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  • Writer's pictureBurhan

The Fez Hat: A Traditional Turkish Headdress

Have you ever wondered what that red, cone-shaped hat with a tassel on top is called? It's called the Turkish Hat or Fez, and it has an interesting history behind it. The Turkish hat, also known as fezzes, is a part of traditional Turkish clothing and has been worn by men in Turkey for centuries. They often wear it alongside a white turban or other brimmed hats as a headdress. In this article, we'll explore the origins of the fez and its significance in Turkish culture.

The name "fez" comes from the city of Fez in Morocco where the fezzes were first made. However, it was not until the Ottoman Empire conquered North Africa that the headdress became popular among Turks. The Ottoman sultans were known for their love of luxury and exotic items, so they began importing these fezzes and turbans from Morocco as a symbol of their wealth and power. The bonnet, however, did not gain as much popularity as the fez and turban among the Ottoman elite.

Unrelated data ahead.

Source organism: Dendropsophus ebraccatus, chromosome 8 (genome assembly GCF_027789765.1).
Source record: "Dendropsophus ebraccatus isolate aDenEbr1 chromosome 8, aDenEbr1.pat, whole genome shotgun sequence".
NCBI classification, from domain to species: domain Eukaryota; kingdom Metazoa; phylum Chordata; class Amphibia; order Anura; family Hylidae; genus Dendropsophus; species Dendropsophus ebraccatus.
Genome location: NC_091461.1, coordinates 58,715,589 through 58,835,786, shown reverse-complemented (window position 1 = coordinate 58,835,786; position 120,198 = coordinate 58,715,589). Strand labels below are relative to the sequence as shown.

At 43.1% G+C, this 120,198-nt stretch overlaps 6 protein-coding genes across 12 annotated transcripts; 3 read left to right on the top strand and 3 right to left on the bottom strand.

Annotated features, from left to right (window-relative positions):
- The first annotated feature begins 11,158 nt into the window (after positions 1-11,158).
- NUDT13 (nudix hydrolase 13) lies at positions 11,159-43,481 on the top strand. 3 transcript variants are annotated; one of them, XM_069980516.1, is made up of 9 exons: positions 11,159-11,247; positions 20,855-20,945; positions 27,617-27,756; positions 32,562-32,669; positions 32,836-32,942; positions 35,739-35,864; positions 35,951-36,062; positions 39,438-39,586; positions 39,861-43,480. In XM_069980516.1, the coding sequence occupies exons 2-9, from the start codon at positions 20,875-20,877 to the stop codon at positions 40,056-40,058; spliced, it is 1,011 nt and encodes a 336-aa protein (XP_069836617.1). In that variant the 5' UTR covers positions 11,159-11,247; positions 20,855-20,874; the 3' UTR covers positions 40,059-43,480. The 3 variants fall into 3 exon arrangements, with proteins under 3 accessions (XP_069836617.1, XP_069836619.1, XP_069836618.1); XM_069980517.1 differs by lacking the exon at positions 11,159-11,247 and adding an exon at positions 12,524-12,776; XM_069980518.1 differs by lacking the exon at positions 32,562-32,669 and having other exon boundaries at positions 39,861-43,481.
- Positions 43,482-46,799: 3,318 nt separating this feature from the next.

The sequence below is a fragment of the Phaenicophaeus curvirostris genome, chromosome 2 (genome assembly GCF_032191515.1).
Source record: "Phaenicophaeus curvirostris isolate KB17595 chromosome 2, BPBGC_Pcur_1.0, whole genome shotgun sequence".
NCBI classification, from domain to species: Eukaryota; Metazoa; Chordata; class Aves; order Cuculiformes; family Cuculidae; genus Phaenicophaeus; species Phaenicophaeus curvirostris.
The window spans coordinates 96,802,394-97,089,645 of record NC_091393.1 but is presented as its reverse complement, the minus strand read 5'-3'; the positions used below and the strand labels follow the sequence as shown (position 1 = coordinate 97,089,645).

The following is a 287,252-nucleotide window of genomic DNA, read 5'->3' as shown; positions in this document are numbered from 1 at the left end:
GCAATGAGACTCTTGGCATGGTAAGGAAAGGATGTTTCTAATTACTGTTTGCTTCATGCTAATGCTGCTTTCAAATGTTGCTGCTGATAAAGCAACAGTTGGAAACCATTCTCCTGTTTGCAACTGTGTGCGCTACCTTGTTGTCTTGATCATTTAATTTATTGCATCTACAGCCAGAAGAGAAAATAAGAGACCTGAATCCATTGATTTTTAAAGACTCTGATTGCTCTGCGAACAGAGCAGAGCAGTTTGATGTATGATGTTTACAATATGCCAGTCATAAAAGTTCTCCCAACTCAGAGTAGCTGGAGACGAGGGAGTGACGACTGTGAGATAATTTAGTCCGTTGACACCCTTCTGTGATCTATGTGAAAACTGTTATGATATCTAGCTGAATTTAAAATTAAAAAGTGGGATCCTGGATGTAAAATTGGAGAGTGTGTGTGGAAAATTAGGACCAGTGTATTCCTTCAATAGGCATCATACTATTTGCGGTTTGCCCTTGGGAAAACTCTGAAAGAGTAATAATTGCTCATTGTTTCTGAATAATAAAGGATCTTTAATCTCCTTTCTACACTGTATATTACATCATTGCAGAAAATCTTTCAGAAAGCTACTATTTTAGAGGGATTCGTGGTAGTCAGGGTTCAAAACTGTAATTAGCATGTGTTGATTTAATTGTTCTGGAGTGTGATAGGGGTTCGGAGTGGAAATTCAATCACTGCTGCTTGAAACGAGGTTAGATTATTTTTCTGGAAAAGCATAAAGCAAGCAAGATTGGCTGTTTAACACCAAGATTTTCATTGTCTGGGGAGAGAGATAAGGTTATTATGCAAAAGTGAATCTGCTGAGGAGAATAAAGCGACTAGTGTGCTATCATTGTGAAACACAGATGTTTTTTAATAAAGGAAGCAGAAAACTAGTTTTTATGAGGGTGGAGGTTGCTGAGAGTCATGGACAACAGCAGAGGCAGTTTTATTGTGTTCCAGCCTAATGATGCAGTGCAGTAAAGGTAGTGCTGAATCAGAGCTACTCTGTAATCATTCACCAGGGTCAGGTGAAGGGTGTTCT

Over time, the red fezzes became an integral part of Turkish culture and were worn by people from all walks of life. The headdress was first introduced by Sultan Mahmud II in the early 19th century as a replacement for the traditional turban. The bonnet gained popularity quickly and became a symbol of national identity. However, it wasn't until Mustafa Kemal Ataturk came to power in 1923 that things changed. Ataturk wanted to modernize Turkey and saw traditional clothing as a hindrance to progress. As part of his reforms, he banned the turban and encouraged people to wear Western-style clothing instead.

The ban on turbans left many Turks without a head covering, so they turned to the fez as an alternative headdress. Ataturk himself wore a red version of the hat with a tassel on top, which became known as the "Rumi Topi." This version quickly became popular throughout Turkey and other parts of the Near East, especially among sultans who favored fezzes. Some even opted for a bonnet style fez to stand out from the crowd.